by Jon Bastian
There’s no doubt that this one benefited from the adaptation…
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Having seen both the 2006 Los Angeles stage production and the 2008 film adaptation of John Patrick Shanley’s Doubt, I think I’m qualified to compare the play to the movie. The play left me entertained, especially by the amazing Cherry Jones, (Signs, “24”), but it also left me somewhat unmoved. The film was far more engaging and powerful, and it may be that the original story is just better served by that medium.
This isn’t a put-down of live theatre; far from it – I do consider myself a playwright first, screenwriter second – but there are just some tales that are better told in one form or the other. 2001 or Lord of the Rings are better served by film or novelistic treatment. Wisely, no one has ever tried to adapt Kubrick’s masterpiece to the stage, and no one remembers whatever happened to that musical adaptation of Tolkien’s monster. Likewise, there are fantastic plays that fall completely flat on film – Rosencrantz & Guildenstern Are Dead and The Fantasticks are just two examples. On the other hand, Hair, Casablanca and Cabaret, all are better films than plays. (Note that musicals tend to adapt to film very well, because they allow the realistic medium of cinema to indulge in the surrealism of theatre and make it work within its own context.)
Where I think the story of Doubt benefits most in the transition is in the “opening up” of the story – that is, expanding what we see from the insular world of a stage with limited sets and characters to a recreation of the entire world around the events. Doubt’s story is incredibly informed by the world and events around it, and unless you were a pre-teen student in a stifling Catholic school in the pre-Vatican II days of 1964, you just don’t walk into the play with enough baggage. This is probably why it left me flat, even though I’ve read plenty about the quirks of the era and plenty of survivors have managed to document it in books and films (q.v. Heaven Help Us (1985)). But from the very first shot of the film version of Doubt, we are dropped right into the world of this Catholic neighborhood in New York in 1964, and the opening monologue/sermon gives us the entire congregation in action.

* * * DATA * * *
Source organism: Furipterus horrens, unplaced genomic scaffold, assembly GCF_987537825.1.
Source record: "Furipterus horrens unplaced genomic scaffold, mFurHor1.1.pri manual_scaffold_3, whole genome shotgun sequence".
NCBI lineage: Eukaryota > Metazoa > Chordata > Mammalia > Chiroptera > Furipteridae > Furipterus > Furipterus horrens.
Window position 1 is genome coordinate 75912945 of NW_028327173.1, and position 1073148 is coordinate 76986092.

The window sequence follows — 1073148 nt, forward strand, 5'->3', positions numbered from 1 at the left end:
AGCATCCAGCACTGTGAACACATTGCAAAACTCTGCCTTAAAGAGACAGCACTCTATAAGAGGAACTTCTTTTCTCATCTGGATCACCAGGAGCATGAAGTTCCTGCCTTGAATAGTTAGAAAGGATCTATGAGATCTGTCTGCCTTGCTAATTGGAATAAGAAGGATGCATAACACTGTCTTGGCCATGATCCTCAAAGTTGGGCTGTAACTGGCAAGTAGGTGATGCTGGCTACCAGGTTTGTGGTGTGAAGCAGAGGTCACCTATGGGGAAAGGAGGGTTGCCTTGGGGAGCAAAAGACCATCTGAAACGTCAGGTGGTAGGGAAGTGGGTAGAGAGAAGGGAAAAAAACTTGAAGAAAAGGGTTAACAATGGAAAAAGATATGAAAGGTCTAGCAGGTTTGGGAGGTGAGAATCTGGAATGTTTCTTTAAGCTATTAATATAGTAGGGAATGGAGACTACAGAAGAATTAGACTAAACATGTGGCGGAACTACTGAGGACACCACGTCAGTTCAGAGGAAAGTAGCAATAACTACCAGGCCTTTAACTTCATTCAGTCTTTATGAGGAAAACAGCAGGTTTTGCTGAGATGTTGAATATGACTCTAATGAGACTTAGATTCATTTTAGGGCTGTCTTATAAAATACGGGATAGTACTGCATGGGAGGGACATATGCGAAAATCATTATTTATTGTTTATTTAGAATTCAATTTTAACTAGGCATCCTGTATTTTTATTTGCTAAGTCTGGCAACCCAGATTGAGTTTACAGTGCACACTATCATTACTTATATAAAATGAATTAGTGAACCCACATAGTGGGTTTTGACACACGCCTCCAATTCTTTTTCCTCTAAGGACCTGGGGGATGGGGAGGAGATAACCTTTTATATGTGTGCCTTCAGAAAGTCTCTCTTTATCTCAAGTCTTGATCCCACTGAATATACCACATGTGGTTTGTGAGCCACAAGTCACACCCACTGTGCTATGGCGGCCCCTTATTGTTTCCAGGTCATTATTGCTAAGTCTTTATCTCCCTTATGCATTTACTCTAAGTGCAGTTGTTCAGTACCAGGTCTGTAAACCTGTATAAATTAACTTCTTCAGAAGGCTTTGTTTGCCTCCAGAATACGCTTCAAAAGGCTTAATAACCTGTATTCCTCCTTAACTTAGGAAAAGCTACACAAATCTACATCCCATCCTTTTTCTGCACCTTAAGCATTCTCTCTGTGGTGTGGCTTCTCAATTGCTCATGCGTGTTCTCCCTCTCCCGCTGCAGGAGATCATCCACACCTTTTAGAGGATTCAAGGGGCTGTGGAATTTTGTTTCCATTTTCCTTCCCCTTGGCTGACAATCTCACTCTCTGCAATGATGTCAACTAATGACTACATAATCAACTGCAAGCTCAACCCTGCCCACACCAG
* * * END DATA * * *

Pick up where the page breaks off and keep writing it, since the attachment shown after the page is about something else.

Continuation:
This world includes the children of the school, and their inclusion is an element that immediately ups the stakes missing on stage. The original cast is four people – a Priest, two Nuns and a Mother (of the non-superior type). Without the visible reminder of children possibly in danger, it remains in the abstract. Here, concrete examples pass before our eyes constantly, as when a misbehaving student is whacked in the back of the head by a menacing nun – Shanley gets to show instead of tell here, and that strengthens the telling of the tale.
Another nice addition is the opportunity for comic relief, which was scant in the play, and mostly of the “spot the irony” variety. (“They make them so small nowadays,” says a nun when contemplating a transistor radio the size of a paperback book.) Here, Shanley gives us some peeks behind the consecrated walls, and the Nuns’ Dinners become very funny moments, as do a series of “exactly at the wrong time” interruptions during what was a long talky scene in the play, one of which brings in a very nice metaphor about cats and rats that echoes the theme of the entire piece.